When the entire world is reeling under the pressure of a pandemic induced economic crisis, there will also be a question of dwindling funding of the NGOs; a large number of which are funded by the CSR funding from the corporate. As per the Ministry of Corporate Affairs, CSR spending in India has decreased from Rs 14,547 cr in FY 2015-16 to Rs 14,333 in FY 2016-17 and Rs 13,708 cr in FY 2017-18. In the coming times, it is very likely that the CSR and other funding will dry up further, thus jeopardizing the subsistence of the NGOs. The funds which were pumped into the NGOs in the form of an emergency relief measure have been used to sustain the activities till Lockdown 4.0. This will pose a challenge to the NGOs and calls for a need for immediate rethinking in terms of their operations and prioritizing the areas and nature of their functioning. During the last 50 days, we have seen that there are numerous organizations working in different areas in silos. Each organization works in a particular area and has all the necessary details of the demographics, requirements in terms of ration, sanitation needs, social-economic indicators etc. But these organizations being small are resource crunched in terms of manpower, finances or technology. These may just fall short of reaching that ‘critical mass’ to bring about a sustainable impact. On the other hand, there are bigger organizations which are funded by the Government or the corporates but which may or may not be having detailed information on the ground. The need is to link such ground-level smaller organizations with the bigger and funded organizations so that the funds are channelized to the right beneficiaries. The need is to have an interconnected Civil Society where data, expertise and resources can be pooled and be made accessible. This will amplify the individual efforts, build up the resilience of the communities to face a crisis and translate into more concrete and sustainable outcomes.
As the Government has allowed the opening of shops in malls, markets, and other economic activities, by when do you think the economy will see normalcy in trends?
It is premature to say that things will return to normal after the lockdown is over. The economy will take a while to return to normalcy. This crisis will create economic hardships. Both supply and demand-side seem to be affected. Lockdown has put great stress on the supply chains of essential commodities, and therefore, we have seen increased production and supply of essential items only. As we enter into the Unlock phase, and the factories and manufacturing units start their production, all units will have to follow physical distancing norms leading to scaling down of the products which will result in constrained supply chains.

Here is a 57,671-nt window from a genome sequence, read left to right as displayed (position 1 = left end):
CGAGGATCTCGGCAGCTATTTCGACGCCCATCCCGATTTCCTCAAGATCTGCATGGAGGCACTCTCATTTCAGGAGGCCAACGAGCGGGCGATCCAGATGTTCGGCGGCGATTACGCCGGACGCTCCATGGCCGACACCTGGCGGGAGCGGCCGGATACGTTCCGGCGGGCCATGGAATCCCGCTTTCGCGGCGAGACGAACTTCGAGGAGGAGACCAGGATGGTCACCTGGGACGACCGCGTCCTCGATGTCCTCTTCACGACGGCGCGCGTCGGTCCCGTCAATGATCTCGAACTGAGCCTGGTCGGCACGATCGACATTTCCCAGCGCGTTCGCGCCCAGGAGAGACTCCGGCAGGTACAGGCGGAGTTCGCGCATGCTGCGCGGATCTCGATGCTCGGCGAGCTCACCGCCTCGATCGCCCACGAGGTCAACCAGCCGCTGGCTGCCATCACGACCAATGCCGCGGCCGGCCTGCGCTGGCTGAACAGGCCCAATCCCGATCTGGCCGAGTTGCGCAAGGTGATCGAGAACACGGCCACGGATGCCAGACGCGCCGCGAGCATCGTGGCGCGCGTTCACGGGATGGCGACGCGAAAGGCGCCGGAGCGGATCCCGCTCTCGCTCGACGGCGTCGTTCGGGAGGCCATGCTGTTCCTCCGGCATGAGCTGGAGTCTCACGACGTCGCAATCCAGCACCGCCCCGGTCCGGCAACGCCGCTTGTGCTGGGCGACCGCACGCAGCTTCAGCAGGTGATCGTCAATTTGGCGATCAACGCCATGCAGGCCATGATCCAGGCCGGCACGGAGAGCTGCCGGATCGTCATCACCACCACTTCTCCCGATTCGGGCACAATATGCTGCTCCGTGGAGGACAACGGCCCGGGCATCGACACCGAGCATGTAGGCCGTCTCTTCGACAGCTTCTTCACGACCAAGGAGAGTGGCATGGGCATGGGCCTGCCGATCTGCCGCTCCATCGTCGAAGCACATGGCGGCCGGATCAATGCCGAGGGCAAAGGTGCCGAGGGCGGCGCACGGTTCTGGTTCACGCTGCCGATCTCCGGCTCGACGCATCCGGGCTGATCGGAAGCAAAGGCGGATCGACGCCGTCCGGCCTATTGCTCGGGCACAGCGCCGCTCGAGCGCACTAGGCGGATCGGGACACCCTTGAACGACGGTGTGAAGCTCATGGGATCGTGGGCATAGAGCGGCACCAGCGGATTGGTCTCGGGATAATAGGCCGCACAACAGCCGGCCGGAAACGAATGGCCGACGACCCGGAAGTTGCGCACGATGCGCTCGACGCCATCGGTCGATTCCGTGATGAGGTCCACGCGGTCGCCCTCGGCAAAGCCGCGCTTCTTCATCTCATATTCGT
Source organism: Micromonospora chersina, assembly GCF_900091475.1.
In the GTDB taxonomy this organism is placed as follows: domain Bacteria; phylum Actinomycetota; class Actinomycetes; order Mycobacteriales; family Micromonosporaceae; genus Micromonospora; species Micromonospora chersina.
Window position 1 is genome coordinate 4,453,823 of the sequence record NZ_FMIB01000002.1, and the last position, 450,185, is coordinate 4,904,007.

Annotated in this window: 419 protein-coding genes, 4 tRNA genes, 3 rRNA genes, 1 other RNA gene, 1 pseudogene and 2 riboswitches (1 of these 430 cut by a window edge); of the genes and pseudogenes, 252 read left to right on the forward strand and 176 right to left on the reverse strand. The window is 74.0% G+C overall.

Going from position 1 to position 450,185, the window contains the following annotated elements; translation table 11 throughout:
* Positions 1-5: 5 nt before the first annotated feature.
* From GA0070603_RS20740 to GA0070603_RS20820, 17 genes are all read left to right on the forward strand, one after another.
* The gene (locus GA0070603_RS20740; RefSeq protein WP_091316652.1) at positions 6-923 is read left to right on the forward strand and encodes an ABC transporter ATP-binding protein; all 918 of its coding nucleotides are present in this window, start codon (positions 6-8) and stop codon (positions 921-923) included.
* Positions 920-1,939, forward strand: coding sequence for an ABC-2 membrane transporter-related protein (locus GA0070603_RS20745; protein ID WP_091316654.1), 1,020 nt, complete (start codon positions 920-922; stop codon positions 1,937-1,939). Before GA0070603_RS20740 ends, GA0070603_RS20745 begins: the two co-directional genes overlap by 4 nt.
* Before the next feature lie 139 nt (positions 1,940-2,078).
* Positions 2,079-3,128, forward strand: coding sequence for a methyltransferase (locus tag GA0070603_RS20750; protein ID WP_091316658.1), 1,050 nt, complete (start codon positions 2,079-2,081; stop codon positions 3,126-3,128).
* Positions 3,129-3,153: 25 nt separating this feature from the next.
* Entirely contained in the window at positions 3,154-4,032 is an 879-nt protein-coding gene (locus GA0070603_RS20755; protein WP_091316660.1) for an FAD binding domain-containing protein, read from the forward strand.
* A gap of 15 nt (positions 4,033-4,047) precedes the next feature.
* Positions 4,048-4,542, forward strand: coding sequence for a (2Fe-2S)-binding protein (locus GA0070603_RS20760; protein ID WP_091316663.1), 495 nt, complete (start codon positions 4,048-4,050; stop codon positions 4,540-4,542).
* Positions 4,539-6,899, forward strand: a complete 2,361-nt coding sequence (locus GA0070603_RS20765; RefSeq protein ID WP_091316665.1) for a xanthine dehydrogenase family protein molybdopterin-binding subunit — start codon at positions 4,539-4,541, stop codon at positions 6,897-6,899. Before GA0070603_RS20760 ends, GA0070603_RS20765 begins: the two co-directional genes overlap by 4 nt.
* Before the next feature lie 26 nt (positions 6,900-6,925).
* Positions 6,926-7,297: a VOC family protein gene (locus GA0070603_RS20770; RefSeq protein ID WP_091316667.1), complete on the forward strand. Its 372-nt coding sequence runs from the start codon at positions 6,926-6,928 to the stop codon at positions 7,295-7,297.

The informal sector of India, the backbone of its economy and employing around 90% of our labour force, is the hardest hit in view of economic activities coming to a total standstill. The share of households that experienced a fall in income shot up to nearly 46 percent during the lockdown. There have been job losses and also people staying at home, and hence there has been a fall in consumption demand for many services and products except the essential ones. Since this is a global phenomenon, export demand will also be hampered. UNCTAD has suggested that India’s trade impact due to the COVID-19 outbreak could be around USD 348 million.
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The need of the hour is to open the country for business in a carefully calibrated manner, focusing on reviving sectors like agriculture, manufacturing, and services while ensuring basic health hygiene. Sectors like tourism, aviation, hospitality and construction will also need immediate attention. To pump up the consumption and demand, there is a need to put cash in the hands of people. It is essential to provide income support to those who have lost jobs and also provide working capital support to those businesses who have lost income due to no demand. Measures like credit guarantee for the MSMEs, interest subventions, tax relief measures, moratoriums on repayments etc have been declared by the Govt. PM’s vision of Atmanirbhar Bharat will go a long way in reviving the economy and bringing back the economy on track.
How can citizens contribute to the mitigation of this crisis?
It is clearly established that lockdown reduced the infection rate in India and that has been because of the active understanding of the citizens of the country to follow the lockdown guidelines diligently. As the nation enters into the Unlock phase, it is important that citizens follow the physical distancing norms and take due precautions as it’s the only way to contain the spread of infection. We have to work with the same discipline and resilience as we have during the lockdown. It is important that we take due care in order to minimize the strain on already stretched healthcare resources at this critical hour. As citizens, we also have a role in quelling any kind of misinformation on social media which may cause the spread of false information and cause panic. We have to learn to stay with the virus for some time until there is a vaccine for the same. Till then, we have to exercise maximum self-discipline in terms of our interactions and communications with others in person or on social media platforms.